co-authored with David Clement
A new report by the environmental organization Greenpeace reveals that only 5 percent of plastic waste in the United States was recycled last year, and it concludes that companies should phase out all single-use plastic items and move to packaging-free approaches. The group has been at the forefront of calls to ban single-use plastic items and packaging in the country.
A misconception advanced by the report is that most plastic in the United States is not just not recycled; it isn’t recyclable at all. That is inaccurate. In fact, all polymers can be 100 percent recycled, and the Environmental Protection Agency aims to increase the recycling rate to 50 percent by 2030.
One of the reasons for the low recycling rate is that most recycling is still rudimentary, using grinding, washing, separating and compounding polymers, leaving them intact. Advanced recycling, however, uses chemical processes to dissolve plastic items into their original components. This not only allows recyclers to gain plastic that is indistinguishable from new plastic components but it could also yield $970 million in potential recycling revenues, based on a 2021 report. The availability of new technologies using cameras and sensors, and even artificial intelligence, will further improve how we recycle.
Advances are already being made in the availability of recycling for consumers. In fact, 90 percent of Americans living in cities with more than 125,000 already have access to recycling facilities for single-use plastic items.
Another intellectual shortcut used in the communication surrounding this report is how the disposal of used plastics is listed. All too often, we read “almost 95 percent (of plastics) ended up in landfills, oceans.” This is a convenient but wildly disingenuous way of framing the issue of plastic waste, primarily because naming landfill incineration and pollution combined ignores that about 11 percent of ocean plastic pollution results from microplastics and 75 percent to 86 percent of the plastic in the Pacific Ocean garbage patch comes directly from offshore fishing, not consumer products. While that number is still too high, how non-recycled plastic is portrayed misleads readers into believing that all of it is dumped straight into the ocean.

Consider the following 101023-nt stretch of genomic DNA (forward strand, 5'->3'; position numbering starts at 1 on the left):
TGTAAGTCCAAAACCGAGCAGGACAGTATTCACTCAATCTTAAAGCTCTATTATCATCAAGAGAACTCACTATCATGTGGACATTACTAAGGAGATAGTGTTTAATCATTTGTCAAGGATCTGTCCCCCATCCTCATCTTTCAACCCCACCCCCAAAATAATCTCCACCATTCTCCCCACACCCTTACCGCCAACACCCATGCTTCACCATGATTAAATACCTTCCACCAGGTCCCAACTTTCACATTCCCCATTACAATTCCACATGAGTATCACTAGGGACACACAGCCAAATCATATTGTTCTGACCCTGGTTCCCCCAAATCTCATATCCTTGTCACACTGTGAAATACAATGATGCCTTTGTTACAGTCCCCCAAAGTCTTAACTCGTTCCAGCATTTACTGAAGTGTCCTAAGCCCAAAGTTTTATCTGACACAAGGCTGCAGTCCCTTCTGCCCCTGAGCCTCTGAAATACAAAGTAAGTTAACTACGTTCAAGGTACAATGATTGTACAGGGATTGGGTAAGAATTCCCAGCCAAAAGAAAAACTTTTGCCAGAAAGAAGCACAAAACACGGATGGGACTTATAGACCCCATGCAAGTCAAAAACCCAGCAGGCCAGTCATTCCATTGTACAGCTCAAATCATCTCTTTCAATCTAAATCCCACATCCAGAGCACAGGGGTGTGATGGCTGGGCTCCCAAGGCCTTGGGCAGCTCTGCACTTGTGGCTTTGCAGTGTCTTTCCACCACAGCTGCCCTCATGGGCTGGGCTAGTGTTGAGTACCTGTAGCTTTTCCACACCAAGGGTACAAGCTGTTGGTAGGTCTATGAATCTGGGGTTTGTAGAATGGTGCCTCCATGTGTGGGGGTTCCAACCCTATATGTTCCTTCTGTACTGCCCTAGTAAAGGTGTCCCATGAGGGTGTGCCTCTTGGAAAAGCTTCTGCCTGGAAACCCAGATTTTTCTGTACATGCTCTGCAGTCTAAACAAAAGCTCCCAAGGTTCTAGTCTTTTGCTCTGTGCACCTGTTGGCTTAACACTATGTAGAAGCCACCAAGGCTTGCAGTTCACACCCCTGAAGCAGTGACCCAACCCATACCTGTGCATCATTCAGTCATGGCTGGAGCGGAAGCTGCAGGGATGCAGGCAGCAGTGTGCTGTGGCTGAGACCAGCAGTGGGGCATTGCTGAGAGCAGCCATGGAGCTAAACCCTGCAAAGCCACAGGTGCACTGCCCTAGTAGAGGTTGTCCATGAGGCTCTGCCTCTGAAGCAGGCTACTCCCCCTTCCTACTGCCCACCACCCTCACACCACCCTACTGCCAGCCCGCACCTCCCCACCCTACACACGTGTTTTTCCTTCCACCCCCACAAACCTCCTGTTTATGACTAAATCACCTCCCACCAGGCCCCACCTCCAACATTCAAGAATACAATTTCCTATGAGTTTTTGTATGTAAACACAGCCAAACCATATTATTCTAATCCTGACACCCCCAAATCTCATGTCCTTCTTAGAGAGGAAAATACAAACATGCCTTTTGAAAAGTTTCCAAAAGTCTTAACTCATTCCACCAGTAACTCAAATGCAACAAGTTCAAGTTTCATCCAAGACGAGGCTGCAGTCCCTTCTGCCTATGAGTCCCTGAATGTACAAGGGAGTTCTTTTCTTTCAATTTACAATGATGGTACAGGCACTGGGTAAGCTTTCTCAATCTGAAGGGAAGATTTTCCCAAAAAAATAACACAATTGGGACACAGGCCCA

The dumping of plastics directly into the environment needs to be punished to the full extent of the law, and actions that lead to exporting plastic to foreign locations that do the same should structurally be regarded as aiding pollution. Companies that participate in shipping plastic waste abroad need to be transparent about the information they have about disposal techniques upon arrival of the trash at its destination.
Meanwhile, those who seek to ban plastic altogether should analyze the alternatives. In the case of single-use plastic bags, all substitute materials (including paper and cotton) do not even manage to break even on environmental impact compared to the old-school plastic shopping bag. That is not only because consumers reuse plastic bags as complimentary waste bags — thus using fewer bin liners — but also because the reuse rate of alternative bags doesn’t live up to the necessary standard.
According to Denmark’s environment ministry, paper bags would each need to be reused 43 times to bring their per-use impact on the environment down to the per-use impact of single-use plastic bags. For most people, reusing a paper bag 43 times is virtually impossible. Even worse, when the alternative option is a cotton bag, that number skyrockets to 7,100 uses. A consumer substituting a cotton bag for plastic would need 136 years of weekly grocery store trips to be as environmentally friendly as single-use plastic is.
Let’s also consider the practical uses of plastic packaging, or rather the reason it was implemented in the first place. Using practical examples, bananas have doubled their shelf life through plastic packaging, while the plastic film surrounding cucumbers almost triples their shelf life. The necessity of this packaging is selective. Not all cucumbers and bananas need to be wrapped because certain volumes will be sold and consumed before they reach their natural expiration date.
Large cities face distribution challenges that make plastic packaging important. In fact, plastic packaging comes at a cost to retailers and consumers alike and is thus only used to protect availability and affordability and to avoid food waste. The environmental impact of food production far outweighs the effects of plastic packaging.
Nobody is arguing for a status quo. The dumping of plastics in rivers and oceans needs to be made a relic of the past sooner rather than later. At the same time, recycling needs to be upgraded and requires cooperation on the local level to make more facilities available to consumers. Greenpeace’s arguments for outright bans fail to address the complexity of the needs of consumers.
This article was first published by DC Journal.